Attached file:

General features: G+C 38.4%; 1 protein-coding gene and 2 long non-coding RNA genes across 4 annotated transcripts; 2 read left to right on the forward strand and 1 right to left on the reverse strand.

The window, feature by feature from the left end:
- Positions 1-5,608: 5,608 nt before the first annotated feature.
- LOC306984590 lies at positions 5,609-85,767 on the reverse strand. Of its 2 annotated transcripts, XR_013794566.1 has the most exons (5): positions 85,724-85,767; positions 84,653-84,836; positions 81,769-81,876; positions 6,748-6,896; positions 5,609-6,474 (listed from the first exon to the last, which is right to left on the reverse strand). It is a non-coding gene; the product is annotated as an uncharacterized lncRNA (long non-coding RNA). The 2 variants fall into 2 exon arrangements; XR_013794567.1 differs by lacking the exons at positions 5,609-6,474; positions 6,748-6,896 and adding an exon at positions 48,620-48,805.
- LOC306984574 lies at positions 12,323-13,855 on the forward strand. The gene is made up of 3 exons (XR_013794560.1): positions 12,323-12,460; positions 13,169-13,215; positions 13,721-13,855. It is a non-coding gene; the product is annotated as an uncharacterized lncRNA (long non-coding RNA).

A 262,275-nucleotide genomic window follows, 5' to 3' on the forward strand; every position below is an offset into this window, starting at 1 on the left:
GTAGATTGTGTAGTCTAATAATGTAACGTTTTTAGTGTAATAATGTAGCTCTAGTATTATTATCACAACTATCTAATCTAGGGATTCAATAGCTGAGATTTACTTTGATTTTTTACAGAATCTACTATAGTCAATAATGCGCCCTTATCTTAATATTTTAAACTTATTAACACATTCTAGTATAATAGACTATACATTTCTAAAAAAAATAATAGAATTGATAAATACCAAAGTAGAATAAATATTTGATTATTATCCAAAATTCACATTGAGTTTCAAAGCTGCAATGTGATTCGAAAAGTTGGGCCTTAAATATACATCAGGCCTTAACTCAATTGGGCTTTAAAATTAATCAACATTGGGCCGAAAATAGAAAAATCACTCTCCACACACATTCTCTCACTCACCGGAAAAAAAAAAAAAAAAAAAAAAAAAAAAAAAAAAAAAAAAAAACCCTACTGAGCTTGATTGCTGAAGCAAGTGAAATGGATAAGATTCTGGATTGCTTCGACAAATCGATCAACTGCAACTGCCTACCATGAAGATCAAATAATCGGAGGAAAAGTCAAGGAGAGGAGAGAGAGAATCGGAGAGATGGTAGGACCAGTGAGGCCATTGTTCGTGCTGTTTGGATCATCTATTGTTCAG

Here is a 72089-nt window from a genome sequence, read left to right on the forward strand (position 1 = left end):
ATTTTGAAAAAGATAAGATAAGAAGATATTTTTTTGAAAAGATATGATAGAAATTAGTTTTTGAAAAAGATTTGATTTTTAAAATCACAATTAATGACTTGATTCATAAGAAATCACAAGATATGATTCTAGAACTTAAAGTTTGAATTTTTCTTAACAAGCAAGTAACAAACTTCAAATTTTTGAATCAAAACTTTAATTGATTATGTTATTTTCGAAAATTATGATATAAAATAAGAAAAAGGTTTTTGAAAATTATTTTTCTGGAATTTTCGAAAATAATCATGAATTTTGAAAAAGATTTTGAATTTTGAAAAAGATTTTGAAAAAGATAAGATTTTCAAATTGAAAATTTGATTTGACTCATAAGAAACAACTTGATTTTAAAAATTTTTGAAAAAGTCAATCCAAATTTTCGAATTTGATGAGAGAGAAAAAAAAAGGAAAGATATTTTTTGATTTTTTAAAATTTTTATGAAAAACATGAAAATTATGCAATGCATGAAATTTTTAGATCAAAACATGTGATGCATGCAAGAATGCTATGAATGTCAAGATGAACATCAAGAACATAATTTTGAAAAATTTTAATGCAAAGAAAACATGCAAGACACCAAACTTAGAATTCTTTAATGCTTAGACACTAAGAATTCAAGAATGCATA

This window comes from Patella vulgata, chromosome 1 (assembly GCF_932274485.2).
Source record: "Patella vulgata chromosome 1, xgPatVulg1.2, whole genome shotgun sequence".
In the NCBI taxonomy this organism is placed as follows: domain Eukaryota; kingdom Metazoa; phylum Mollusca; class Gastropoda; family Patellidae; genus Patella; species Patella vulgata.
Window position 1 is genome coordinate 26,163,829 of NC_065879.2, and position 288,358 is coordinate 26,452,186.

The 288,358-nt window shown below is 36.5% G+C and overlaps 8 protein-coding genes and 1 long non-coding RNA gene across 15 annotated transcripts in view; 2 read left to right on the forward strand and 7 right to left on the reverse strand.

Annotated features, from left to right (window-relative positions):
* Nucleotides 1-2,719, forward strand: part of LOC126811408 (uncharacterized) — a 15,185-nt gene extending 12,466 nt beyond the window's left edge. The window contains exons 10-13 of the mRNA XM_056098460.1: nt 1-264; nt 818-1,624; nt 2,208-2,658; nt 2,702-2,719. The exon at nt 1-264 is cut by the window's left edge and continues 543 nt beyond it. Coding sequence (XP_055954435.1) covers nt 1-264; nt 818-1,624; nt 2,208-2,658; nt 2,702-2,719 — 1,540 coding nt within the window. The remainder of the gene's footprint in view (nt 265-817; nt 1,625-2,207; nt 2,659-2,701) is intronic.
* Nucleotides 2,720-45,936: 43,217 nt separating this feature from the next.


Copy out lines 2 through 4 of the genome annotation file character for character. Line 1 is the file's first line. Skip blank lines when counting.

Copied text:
The window, feature by feature from the left end:
- Positions 1-5,608: 5,608 nt before the first annotated feature.
- LOC306984590 lies at positions 5,609-85,767 on the reverse strand. Of its 2 annotated transcripts, XR_013794566.1 has the most exons (5): positions 85,724-85,767; positions 84,653-84,836; positions 81,769-81,876; positions 6,748-6,896; positions 5,609-6,474 (listed from the first exon to the last, which is right to left on the reverse strand). It is a non-coding gene; the product is annotated as an uncharacterized lncRNA (long non-coding RNA). The 2 variants fall into 2 exon arrangements; XR_013794567.1 differs by lacking the exons at positions 5,609-6,474; positions 6,748-6,896 and adding an exon at positions 48,620-48,805.